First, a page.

Trump Is Not My President: I’ll Explain

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It’s a phrase that drives right wingers nuts. “Trump is not my President”. To be fair, I understand why. Many people use it to disrespect the man. Full disclosure, I don’t generally utter those words. However, they ring true to me. Are you offended by that? If so, allow me to explain.

In August of 1992, I arrived at Marine Corps Recruit Depot Parris Island for Boot Camp. I was assigned to Platoon 3116, Kilo Company, 3rd Recruit Training Battalion. Kilo Company had two series, each consisting of 6 platoons. Each platoon had 4 Drill Instructors. 3 regular, 1 senior. Hence, while I only had 4 Drill Instructors, there were 24 total in Kilo Company.

Kilo Company had a Company Commander. This was my Company Commander. However, 3rd Battalion has 3 other companies. They are India, Lima, and Mike Companies. Likewise, they too have Company Commanders. Not my Company Commanders. I only had one.

3rd Battalion is one of 4 Recruit Training Battalions on MCRD Parris Island. Each has a Battalion Commander. Only the 3rd Battalion Commander was mine. Moreover, this pattern continues up the chain of command. At the top, we have the Commander In Chief.

Bill Clinton was my President.

On December 18th 1992, I became a United States Marine when my platoon graduated boot camp. My Commander in Chief was George H. W. Bush. I liked President Bush. However, that isn’t why he was my President. It’s because he was at the top of my chain of command. Briefly.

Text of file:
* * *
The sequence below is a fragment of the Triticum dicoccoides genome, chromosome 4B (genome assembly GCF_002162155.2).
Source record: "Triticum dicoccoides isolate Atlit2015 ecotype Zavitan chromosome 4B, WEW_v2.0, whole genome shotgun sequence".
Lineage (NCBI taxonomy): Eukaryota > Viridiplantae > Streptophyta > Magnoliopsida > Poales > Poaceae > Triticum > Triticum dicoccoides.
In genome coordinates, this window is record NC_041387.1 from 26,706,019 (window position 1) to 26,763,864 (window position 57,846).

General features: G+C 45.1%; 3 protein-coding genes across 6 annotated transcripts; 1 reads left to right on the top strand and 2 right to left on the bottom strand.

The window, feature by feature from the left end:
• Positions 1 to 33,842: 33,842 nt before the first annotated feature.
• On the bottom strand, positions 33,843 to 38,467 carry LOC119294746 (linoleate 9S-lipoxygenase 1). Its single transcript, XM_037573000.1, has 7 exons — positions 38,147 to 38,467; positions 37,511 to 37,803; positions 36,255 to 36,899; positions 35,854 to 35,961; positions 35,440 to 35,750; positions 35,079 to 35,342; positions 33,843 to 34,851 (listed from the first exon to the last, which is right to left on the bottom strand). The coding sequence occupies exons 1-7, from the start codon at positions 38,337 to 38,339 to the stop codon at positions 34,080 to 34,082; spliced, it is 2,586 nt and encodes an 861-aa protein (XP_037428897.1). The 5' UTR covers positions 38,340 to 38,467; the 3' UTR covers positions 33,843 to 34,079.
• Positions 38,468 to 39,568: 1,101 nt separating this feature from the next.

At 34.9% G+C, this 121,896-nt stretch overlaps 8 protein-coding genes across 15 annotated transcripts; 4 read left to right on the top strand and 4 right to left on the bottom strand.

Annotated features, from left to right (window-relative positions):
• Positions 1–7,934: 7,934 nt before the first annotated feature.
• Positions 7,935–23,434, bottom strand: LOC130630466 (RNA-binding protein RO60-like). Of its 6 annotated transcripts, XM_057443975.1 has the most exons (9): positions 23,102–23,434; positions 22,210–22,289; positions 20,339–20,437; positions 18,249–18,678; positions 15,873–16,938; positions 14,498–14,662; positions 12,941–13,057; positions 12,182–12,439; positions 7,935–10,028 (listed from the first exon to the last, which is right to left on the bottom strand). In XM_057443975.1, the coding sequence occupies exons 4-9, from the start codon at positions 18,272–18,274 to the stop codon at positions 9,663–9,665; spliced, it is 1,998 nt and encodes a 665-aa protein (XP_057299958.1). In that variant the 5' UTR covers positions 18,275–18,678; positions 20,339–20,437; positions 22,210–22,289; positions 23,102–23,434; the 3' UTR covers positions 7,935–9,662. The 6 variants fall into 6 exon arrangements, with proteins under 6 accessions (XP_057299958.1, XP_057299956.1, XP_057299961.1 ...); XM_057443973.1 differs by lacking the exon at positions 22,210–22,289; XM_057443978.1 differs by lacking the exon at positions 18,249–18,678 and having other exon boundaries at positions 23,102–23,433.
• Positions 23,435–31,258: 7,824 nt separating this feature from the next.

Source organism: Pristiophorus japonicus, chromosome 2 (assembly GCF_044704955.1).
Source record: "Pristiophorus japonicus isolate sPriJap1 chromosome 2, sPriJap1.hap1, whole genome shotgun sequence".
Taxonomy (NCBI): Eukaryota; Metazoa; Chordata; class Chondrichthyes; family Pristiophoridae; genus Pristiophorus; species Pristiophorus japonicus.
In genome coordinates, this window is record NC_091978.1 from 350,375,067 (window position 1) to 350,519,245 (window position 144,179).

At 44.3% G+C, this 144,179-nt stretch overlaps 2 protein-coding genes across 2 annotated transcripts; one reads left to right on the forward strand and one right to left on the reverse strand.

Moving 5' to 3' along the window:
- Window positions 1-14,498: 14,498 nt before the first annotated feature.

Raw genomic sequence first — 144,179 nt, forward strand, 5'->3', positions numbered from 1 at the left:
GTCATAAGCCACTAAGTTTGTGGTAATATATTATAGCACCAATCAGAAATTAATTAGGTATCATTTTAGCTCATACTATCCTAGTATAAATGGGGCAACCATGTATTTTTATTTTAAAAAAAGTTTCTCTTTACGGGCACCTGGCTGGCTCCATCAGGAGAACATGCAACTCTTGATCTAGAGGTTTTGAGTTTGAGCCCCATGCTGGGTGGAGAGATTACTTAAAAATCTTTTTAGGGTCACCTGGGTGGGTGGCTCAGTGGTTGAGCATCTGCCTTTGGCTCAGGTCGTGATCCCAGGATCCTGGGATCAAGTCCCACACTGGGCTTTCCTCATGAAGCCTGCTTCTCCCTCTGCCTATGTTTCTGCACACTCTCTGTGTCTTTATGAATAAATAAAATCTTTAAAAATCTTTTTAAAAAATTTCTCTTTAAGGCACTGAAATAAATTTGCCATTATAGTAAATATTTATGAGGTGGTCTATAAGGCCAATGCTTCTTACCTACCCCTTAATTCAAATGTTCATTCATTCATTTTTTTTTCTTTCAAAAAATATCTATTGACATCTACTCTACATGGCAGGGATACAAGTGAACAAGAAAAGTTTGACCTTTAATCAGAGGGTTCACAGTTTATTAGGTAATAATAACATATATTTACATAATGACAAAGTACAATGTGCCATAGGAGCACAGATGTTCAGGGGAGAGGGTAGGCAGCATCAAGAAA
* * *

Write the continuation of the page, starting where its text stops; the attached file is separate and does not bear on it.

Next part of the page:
In January of 1993, William Jefferson Clinton was sworn in as President. He became my new Commander in Chief. However, I didn’t like him. Nonetheless, he was my President. I had no choice in the matter. I was in boot camp when my fellow Americans selected him. Which leads me to my point.

Trump is not my President.

Trump is not my President.

In 1996 I was honorably discharged. However, I still owed 4 years in the inactive reserves. Hence, in 2000 Bill Clinton stopped being my Commander in Chief and simply became The Commander in Chief. No longer was he my President. He was now simply The President of the United States.

You see, the President derives his power from the People. Our rights and privileges do not exist at his pleasure. He serves at ours. Hence, I am his citizen but he is not my President. I don’t take orders from him. He takes them from me… or else.

The Constitution gives me the authority to replace him. However, it does not give him the power to strip me of my citizenship. If he displeases me, I have the power and authority to replace him at the ballot box. If I displease him, he has the power and authority to rant against me on Twitter.

President Trump is not my President, he’s the President.

We don’t each get our own President. Moreover, since when did “conservatives” begin desiring an attachment to an authoritarian figurehead? I reject that notion. Hence, I do not call any President “my President”. My days of directly answering to the Chief Executive are over. Thus, my days of claiming such an attachment are over.

That said, I can understand one who voted for Trump saying “he’s my President”. However, I do not understand this sycophantic desire to force others to proclaim such an attachment. We are citizens, not subjects. It’s high time we proudly acted as such. Thus, no citizen outside of the President’s chain of command should be compelled to claim his direct authority over them. It should be sufficient to say that President Trump is the President, but he’s not my President.

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